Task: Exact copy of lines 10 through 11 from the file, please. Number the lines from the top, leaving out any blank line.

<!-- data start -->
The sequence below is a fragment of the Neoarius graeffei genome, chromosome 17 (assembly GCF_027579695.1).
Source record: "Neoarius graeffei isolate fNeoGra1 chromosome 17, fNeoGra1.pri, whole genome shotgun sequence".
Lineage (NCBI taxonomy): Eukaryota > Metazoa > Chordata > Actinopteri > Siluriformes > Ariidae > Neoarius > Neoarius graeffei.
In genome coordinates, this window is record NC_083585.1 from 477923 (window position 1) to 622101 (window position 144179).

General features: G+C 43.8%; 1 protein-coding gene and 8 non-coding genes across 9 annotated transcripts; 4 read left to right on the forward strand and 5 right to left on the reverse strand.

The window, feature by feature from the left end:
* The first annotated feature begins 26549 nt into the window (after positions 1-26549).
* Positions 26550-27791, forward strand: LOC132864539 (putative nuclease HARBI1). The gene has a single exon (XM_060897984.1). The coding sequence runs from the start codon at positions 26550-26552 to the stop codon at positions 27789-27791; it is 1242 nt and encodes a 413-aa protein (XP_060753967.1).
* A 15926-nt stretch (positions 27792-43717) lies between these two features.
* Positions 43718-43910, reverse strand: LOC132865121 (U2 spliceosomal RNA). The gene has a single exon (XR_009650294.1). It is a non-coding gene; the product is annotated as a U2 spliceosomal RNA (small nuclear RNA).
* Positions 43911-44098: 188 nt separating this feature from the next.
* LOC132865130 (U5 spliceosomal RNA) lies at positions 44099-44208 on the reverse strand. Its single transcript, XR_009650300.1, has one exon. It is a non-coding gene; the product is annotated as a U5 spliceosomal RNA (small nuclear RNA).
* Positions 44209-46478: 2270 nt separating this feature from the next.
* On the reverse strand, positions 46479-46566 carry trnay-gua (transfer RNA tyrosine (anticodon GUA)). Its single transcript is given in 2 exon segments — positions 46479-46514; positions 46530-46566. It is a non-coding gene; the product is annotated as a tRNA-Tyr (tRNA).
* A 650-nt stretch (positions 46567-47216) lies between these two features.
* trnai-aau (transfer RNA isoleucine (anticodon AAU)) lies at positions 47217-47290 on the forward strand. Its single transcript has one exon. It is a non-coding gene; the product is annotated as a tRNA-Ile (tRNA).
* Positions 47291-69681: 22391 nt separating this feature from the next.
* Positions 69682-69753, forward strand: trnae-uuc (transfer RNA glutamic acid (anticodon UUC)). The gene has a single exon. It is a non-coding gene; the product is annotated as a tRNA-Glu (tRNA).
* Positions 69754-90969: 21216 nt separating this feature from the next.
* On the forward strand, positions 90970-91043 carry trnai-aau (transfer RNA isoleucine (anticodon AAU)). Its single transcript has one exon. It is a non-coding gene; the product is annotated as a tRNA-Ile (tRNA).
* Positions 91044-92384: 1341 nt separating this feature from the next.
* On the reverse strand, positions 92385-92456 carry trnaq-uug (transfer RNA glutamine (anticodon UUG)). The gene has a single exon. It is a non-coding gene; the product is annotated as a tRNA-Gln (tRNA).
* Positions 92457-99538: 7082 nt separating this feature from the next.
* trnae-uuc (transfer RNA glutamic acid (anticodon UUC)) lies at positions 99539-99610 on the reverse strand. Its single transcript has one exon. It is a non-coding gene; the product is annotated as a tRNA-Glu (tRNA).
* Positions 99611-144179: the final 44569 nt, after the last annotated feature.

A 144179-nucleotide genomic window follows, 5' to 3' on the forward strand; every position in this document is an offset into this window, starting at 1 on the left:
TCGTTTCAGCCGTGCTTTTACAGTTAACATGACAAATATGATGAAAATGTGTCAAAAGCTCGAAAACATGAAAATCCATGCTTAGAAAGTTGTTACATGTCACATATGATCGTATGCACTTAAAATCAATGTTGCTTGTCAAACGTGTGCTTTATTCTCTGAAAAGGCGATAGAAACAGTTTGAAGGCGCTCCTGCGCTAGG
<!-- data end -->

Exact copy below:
* Positions 43718-43910, reverse strand: LOC132865121 (U2 spliceosomal RNA). The gene has a single exon (XR_009650294.1). It is a non-coding gene; the product is annotated as a U2 spliceosomal RNA (small nuclear RNA).
* Positions 43911-44098: 188 nt separating this feature from the next.